Organizers of this week’s protest call the Wendy’s supplier code of conduct a “sham,” and the Immokalee Workers argue that Wendy’s code falls far short of the worker-driven Fair Food Program. “Wendy’s responses more than anything evade the responsibility they have to protect the rights of workers in their supply chain,” said Nely Rodriguez, a former farmworker who works for the Coalition of Immokalee Workers.
Rodriguez emphasized the work that her organization has done to prevent sexual violence on the farms: “Wendy’s has responded without having an understanding of the work the CIW has done for a long time to address sexual violence, and that the CIW has developed a program to eradicate these abuses in the agriculture industry.”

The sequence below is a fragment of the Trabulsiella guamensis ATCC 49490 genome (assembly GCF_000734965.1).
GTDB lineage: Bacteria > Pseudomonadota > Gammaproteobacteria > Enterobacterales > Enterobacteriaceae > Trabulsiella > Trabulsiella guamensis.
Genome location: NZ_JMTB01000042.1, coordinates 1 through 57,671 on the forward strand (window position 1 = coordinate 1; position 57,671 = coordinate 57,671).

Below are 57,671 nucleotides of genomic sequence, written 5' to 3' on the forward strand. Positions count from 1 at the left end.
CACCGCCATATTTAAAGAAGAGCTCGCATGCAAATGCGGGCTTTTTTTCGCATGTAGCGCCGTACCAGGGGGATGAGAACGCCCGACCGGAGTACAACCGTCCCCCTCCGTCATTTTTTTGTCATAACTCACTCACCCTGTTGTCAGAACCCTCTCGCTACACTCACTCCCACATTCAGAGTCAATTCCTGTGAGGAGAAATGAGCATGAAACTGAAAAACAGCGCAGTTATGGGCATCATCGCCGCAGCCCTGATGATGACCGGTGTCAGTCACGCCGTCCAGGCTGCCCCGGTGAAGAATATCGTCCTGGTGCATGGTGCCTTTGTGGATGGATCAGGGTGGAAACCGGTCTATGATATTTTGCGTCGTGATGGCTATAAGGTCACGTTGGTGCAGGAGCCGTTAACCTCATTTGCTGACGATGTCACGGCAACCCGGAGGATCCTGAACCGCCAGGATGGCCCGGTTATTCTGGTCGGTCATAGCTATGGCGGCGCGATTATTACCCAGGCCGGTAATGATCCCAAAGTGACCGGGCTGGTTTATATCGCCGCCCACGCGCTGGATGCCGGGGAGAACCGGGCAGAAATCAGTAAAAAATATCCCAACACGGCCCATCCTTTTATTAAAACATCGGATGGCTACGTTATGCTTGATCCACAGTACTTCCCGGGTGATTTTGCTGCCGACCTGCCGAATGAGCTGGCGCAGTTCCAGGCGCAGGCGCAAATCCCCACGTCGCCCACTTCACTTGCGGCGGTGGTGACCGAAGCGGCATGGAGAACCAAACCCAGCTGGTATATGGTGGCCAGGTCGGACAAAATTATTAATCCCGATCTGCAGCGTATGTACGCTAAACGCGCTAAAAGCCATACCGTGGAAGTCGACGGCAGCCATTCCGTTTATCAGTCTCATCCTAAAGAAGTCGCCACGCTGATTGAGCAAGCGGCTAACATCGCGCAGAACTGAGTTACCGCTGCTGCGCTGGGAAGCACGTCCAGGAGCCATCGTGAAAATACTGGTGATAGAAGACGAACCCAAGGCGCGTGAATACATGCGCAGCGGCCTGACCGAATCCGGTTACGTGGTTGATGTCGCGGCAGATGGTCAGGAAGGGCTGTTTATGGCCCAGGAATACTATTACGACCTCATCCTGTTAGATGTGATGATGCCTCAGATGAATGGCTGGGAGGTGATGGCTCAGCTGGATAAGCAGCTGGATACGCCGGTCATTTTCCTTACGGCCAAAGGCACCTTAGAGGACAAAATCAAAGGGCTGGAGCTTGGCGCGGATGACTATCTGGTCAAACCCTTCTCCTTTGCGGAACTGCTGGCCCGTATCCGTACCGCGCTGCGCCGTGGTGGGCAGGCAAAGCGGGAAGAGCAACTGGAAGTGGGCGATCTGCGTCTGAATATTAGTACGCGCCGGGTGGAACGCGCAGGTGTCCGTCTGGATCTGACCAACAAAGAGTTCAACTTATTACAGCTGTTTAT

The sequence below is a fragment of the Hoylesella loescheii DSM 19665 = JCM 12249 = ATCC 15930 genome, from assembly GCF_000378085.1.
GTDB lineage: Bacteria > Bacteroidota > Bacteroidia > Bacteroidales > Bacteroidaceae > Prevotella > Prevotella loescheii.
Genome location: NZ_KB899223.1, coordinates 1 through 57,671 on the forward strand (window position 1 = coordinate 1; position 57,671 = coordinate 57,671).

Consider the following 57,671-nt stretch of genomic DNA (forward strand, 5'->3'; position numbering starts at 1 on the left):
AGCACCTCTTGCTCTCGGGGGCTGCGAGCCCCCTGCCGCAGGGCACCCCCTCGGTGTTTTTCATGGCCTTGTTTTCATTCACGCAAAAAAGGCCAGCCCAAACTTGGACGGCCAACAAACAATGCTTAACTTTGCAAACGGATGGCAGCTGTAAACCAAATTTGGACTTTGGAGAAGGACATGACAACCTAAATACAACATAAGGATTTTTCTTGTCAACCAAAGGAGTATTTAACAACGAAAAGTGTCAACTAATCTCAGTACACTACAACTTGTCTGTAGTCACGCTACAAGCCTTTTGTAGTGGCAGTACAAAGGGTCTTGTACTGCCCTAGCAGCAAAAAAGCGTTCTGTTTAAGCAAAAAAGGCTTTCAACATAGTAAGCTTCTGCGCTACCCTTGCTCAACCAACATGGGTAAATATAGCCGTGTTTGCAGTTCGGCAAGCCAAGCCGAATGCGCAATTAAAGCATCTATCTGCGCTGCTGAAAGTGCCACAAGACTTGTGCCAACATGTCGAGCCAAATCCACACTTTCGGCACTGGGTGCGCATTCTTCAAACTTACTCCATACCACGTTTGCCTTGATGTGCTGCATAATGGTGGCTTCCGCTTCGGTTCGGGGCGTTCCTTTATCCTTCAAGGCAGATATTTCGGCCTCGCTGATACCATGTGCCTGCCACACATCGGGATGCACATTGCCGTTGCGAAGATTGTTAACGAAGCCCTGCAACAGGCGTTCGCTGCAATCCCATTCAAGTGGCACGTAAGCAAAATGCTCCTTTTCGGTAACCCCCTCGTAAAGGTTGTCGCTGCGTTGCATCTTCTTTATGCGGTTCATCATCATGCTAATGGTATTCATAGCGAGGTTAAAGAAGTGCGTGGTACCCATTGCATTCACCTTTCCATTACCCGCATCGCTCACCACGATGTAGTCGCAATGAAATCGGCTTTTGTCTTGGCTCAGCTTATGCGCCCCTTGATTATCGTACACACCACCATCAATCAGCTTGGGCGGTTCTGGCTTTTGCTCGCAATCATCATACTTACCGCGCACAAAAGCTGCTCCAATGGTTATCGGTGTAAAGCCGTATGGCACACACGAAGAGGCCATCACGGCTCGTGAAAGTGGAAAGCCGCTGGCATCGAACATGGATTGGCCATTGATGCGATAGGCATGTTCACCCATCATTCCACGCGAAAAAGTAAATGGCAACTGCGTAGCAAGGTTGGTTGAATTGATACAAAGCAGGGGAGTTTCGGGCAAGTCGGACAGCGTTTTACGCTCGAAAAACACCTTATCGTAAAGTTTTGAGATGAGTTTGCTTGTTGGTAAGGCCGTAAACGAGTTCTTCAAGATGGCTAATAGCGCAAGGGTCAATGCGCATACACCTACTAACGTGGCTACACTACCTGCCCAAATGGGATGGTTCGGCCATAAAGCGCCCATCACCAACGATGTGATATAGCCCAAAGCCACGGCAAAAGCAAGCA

She also added that since the Fair Food Program was launched, more than 2,000 complaints have been resolved.
To encourage Wendy’s to sign on, college students at Ohio State University, the University of Florida, Vanderbilt, and other universities have pressured their schools to eliminate contracts with Wendy’s through marches, protests, and hunger strikes. In 2015, the Fair Food Program and the Coalition of Immokalee Workers launched a nationwide boycott of Wendy’s. And most recently, over 70 farmworkers and their allies conducted a five-day hunger strike in March 2018 outside the New York City–based office of Wendy’s chairman, Nelson Peltz.
This week, Rodriguez and other farmworkers from Immokalee are making the trip to Wendy’s headquarters. Rodriguez said her goal is “to be present and make our campaign known, and to bring our message to Wendy’s on behalf of the women in our community who work in the fields to let them know just because they are women working in the fields doesn’t mean they also don’t deserve respect and the right to these worker protections.”